It's No Carnival

What's so disarming about this year's crop of festival-ready Latin American films is how willingly they let us in on their grapples with the anxiety of influence. Is there room for a regional identity, they ask, between the rock of Old World cinema and the hard place of Hollywood? These artists share an acute awareness of their ambition for a place on the mantel of world culture -- which is more than we can say for some of the American work that has influenced them. Their high, tense reach is a source of great vitality.

Brazil still seems like an epicenter, perhaps a blessing and a curse as its filmmakers decide whether to propagate the offhandedly romantic and festive tone, the carnival plumage, expected of them. Bus 174, a protracted documentary about a protracted bus hijacking, examines the doomed and neglected subculture of Rio de Janeiro's street kids. Underscoring director José Padilha's on-sleeve politics is an intention to disabuse North American audiences of the idea that all of Brazilian urbanity equals the lovely languor of Antonio Jobim as experienced in Starbucks (or, if we're gracious enough to remember it, in Black Orpheus). In Durval Discos (which played last week), about the diverting adventure that befalls a '70s-holdout record-store owner, director Anna Muylaert allows us some of that nostalgia, but only in exchange for permission to whittle it into absurdist satire. Claudio Assis' vignetted urban tapestry Mango Yellow, febrile or intoxicated or both, shrugs off conventional narrative structure like a good hipster festival darling should, but also exhibits a European master's loyalty to its quirky, yearning characters.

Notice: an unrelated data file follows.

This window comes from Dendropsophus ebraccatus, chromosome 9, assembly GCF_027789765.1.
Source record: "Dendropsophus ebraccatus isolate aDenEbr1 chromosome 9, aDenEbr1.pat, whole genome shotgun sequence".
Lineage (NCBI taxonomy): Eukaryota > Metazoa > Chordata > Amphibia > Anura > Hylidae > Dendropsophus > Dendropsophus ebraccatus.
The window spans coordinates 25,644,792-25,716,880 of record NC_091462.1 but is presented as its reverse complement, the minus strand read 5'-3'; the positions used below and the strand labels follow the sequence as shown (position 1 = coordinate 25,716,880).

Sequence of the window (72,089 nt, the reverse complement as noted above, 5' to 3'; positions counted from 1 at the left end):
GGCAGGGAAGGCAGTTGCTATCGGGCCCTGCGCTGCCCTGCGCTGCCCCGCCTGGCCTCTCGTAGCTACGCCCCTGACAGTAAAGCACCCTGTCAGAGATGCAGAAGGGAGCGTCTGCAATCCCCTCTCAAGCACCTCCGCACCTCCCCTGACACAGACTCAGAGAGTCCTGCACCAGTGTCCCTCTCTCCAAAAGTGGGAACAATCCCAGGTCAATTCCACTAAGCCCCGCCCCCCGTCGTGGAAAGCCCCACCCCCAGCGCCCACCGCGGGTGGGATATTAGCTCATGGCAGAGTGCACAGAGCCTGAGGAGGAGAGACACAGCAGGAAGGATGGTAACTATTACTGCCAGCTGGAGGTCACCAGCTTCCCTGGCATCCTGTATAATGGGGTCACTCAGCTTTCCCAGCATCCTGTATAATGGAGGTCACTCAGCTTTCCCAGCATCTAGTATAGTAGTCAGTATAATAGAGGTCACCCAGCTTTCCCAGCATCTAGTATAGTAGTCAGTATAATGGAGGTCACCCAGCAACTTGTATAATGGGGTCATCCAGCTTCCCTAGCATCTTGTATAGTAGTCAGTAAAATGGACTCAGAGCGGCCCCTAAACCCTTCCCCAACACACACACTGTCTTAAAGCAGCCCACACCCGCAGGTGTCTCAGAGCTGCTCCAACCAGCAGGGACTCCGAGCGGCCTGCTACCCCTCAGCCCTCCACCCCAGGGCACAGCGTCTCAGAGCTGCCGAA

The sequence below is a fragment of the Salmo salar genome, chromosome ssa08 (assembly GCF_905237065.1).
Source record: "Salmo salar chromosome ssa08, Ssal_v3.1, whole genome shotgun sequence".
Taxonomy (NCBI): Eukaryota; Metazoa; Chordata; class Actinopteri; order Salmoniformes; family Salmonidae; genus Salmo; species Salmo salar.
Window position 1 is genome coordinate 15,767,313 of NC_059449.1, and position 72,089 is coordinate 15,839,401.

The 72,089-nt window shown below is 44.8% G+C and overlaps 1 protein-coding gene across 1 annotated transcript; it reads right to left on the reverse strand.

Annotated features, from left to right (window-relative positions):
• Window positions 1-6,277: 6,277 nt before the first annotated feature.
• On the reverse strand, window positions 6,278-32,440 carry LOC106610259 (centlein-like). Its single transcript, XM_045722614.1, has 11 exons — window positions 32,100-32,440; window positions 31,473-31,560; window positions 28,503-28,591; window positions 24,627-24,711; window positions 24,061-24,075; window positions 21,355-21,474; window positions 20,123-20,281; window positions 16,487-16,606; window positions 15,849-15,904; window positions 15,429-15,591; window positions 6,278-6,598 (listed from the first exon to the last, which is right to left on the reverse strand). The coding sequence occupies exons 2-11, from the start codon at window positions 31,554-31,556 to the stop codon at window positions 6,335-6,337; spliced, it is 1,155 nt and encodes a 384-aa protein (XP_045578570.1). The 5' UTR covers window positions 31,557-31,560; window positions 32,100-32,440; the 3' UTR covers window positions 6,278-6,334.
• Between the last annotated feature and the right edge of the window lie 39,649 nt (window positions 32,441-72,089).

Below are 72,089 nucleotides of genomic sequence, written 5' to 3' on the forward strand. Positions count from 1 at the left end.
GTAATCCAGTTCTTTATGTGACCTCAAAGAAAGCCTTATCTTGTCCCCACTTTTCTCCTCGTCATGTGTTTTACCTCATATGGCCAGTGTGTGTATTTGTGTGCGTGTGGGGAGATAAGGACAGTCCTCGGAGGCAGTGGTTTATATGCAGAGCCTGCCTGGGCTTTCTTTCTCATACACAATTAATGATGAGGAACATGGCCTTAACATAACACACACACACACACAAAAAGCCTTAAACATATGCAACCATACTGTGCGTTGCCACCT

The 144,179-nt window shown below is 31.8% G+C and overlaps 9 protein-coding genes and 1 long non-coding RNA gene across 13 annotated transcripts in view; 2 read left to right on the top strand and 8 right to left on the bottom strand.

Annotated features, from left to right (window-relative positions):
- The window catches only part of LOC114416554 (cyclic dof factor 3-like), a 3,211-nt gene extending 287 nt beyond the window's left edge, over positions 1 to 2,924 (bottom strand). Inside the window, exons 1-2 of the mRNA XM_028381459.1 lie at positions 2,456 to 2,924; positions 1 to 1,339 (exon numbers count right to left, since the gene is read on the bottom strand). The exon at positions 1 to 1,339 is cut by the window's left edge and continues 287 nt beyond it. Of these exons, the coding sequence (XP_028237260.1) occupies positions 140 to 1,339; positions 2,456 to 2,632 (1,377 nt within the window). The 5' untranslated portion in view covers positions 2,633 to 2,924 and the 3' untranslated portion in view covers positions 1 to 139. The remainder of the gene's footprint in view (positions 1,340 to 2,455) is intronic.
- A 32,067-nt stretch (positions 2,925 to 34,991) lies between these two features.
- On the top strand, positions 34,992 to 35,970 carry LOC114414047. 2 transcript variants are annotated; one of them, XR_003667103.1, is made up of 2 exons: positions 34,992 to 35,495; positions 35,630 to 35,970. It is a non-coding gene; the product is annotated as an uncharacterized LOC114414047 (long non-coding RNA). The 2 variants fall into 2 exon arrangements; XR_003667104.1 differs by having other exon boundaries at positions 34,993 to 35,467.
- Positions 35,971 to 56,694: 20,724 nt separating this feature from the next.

Uruguayan director Diego Arsuaga throttles into the culture and generation gaps head-on with The Last Train, in which a few aging radicals try to thwart the literal Hollywoodization of their national pride -- as exemplified by the old locomotive they kidnap for a politically righteous joy ride.

The most ambitious experiments come from Argentina, where in search of a poetry of human intimacy, directors are getting brazen. Santiago Loza won't be taken for a Brazilian, having notably plucked the plumage from his riveting debut, Extraño; a polished gem of potent silence, it couldn't be further from carnival-esque. Even at a rave, Loza's characters don't really dance, preferring instead to drift wordlessly into each other's inner lives.

Eliseo Subiela's Adventures of God is a collaboration with his students, who've obviously studied up on Buñuel, Fellini, Bergman -- the giants of Europe -- and American art-house titans like the Coen brothers. Subiela tries hard to articulate the dream-logic idiom, but he isn't quite fluent. As is true in any other language, there's a difference between really dreaming in it and hammering through its classroom exercises. This exercise is one of automatic writing -- the surrealist staple of creation by free association -- which, in the unavoidably collaborative, logistically complex medium of cinema, requires more than just pen and paper. Still, undaunted and unabashed, Subiela makes a noble effort. The world should pay attention.

Bus 174: Wednesday, April 23, 6:45 p.m., AMC Kabuki; Thursday, April 24, 2:30 p.m., Castro; Sunday, April 27, 6 p.m., Pacific Film Archive

Mango Yellow: Saturday, April 26, 9:15 p.m., AMC Kabuki; Tuesday, April 29, 9:45 p.m., AMC Kabuki

The Last Train: Sunday, April 27, 6:30 p.m., AMC Kabuki; Tuesday, April 29, 12:45 p.m., AMC Kabuki

Extraño: Monday, April 28, 3:45 p.m., AMC Kabuki; Wednesday, April 30, 7:15 p.m., AMC Kabuki

Adventures of God: Sunday, April 27, 3:30 and 9:15 p.m., AMC Kabuki

 
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